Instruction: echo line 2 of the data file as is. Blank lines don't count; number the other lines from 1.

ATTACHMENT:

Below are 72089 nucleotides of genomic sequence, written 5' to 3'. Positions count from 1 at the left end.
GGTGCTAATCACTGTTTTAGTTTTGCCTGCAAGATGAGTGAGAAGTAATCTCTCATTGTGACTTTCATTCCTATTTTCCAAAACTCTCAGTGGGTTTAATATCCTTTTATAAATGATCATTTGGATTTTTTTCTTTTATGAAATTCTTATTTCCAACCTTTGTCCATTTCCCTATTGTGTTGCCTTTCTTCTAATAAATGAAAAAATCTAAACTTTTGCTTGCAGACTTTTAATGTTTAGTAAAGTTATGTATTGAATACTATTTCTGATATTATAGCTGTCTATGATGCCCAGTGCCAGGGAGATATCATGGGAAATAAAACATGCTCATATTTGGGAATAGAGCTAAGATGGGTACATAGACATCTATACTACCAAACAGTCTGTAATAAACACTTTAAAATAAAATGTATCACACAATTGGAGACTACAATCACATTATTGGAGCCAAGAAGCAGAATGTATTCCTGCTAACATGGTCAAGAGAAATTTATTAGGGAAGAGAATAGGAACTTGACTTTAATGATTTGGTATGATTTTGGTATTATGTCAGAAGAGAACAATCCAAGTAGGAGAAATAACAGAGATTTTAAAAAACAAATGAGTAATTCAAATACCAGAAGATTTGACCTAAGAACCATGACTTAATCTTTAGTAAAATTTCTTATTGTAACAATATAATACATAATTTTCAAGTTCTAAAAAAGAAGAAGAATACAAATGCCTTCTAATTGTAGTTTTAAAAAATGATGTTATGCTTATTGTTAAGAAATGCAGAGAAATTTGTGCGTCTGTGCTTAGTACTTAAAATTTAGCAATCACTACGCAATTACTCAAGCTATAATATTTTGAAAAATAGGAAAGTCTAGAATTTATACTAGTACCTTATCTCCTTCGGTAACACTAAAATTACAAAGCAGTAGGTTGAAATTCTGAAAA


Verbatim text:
GGTGCTAATCACTGTTTTAGTTTTGCCTGCAAGATGAGTGAGAAGTAATCTCTCATTGTGACTTTCATTCCTATTTTCCAAAACTCTCAGTGGGTTTAATATCCTTTTATAAATGATCATTTGGATTTTTTTCTTTTATGAAATTCTTATTTCCAACCTTTGTCCATTTCCCTATTGTGTTGCCTTTCTTCTAATAAATGAAAAAATCTAAACTTTTGCTTGCAGACTTTTAATGTTTAGTAAAGTTATGTATTGAATACTATTTCTGATATTATAGCTGTCTATGATGCCCAGTGCCAGGGAGATATCATGGGAAATAAAACATGCTCATATTTGGGAATAGAGCTAAGATGGGTACATAGACATCTATACTACCAAACAGTCTGTAATAAACACTTTAAAATAAAATGTATCACACAATTGGAGACTACAATCACATTATTGGAGCCAAGAAGCAGAATGTATTCCTGCTAACATGGTCAAGAGAAATTTATTAGGGAAGAGAATAGGAACTTGACTTTAATGATTTGGTATGATTTTGGTATTATGTCAGAAGAGAACAATCCAAGTAGGAGAAATAACAGAGATTTTAAAAAACAAATGAGTAATTCAAATACCAGAAGATTTGACCTAAGAACCATGACTTAATCTTTAGTAAAATTTCTTATTGTAACAATATAATACATAATTTTCAAGTTCTAAAAAAGAAGAAGAATACAAATGCCTTCTAATTGTAGTTTTAAAAAATGATGTTATGCTTATTGTTAAGAAATGCAGAGAAATTTGTGCGTCTGTGCTTAGTACTTAAAATTTAGCAATCACTACGCAATTACTCAAGCTATAATATTTTGAAAAATAGGAAAGTCTAGAATTTATACTAGTACCTTATCTCCTTCGGTAACACTAAAATTACAAAGCAGTAGGTTGAAATTCTGAAAA